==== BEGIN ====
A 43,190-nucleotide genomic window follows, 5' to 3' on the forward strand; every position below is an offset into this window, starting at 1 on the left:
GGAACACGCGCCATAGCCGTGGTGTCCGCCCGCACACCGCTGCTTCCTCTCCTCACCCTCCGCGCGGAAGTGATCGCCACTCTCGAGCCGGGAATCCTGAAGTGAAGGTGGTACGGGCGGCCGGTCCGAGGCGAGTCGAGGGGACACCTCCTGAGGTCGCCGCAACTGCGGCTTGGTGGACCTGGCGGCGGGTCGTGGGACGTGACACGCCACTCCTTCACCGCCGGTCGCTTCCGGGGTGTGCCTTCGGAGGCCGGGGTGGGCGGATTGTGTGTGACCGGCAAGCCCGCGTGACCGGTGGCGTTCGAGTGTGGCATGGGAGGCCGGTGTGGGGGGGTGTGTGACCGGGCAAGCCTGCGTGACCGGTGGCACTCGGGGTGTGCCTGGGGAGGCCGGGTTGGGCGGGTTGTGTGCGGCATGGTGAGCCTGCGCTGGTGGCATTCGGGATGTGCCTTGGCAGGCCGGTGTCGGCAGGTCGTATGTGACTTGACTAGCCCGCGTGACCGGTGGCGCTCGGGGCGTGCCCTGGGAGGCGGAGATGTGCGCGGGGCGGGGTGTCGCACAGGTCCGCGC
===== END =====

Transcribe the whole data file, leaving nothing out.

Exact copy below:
A 43,190-nucleotide genomic window follows, 5' to 3' on the forward strand; every position below is an offset into this window, starting at 1 on the left:
GGAACACGCGCCATAGCCGTGGTGTCCGCCCGCACACCGCTGCTTCCTCTCCTCACCCTCCGCGCGGAAGTGATCGCCACTCTCGAGCCGGGAATCCTGAAGTGAAGGTGGTACGGGCGGCCGGTCCGAGGCGAGTCGAGGGGACACCTCCTGAGGTCGCCGCAACTGCGGCTTGGTGGACCTGGCGGCGGGTCGTGGGACGTGACACGCCACTCCTTCACCGCCGGTCGCTTCCGGGGTGTGCCTTCGGAGGCCGGGGTGGGCGGATTGTGTGTGACCGGCAAGCCCGCGTGACCGGTGGCGTTCGAGTGTGGCATGGGAGGCCGGTGTGGGGGGGTGTGTGACCGGGCAAGCCTGCGTGACCGGTGGCACTCGGGGTGTGCCTGGGGAGGCCGGGTTGGGCGGGTTGTGTGCGGCATGGTGAGCCTGCGCTGGTGGCATTCGGGATGTGCCTTGGCAGGCCGGTGTCGGCAGGTCGTATGTGACTTGACTAGCCCGCGTGACCGGTGGCGCTCGGGGCGTGCCCTGGGAGGCGGAGATGTGCGCGGGGCGGGGTGTCGCACAGGTCCGCGC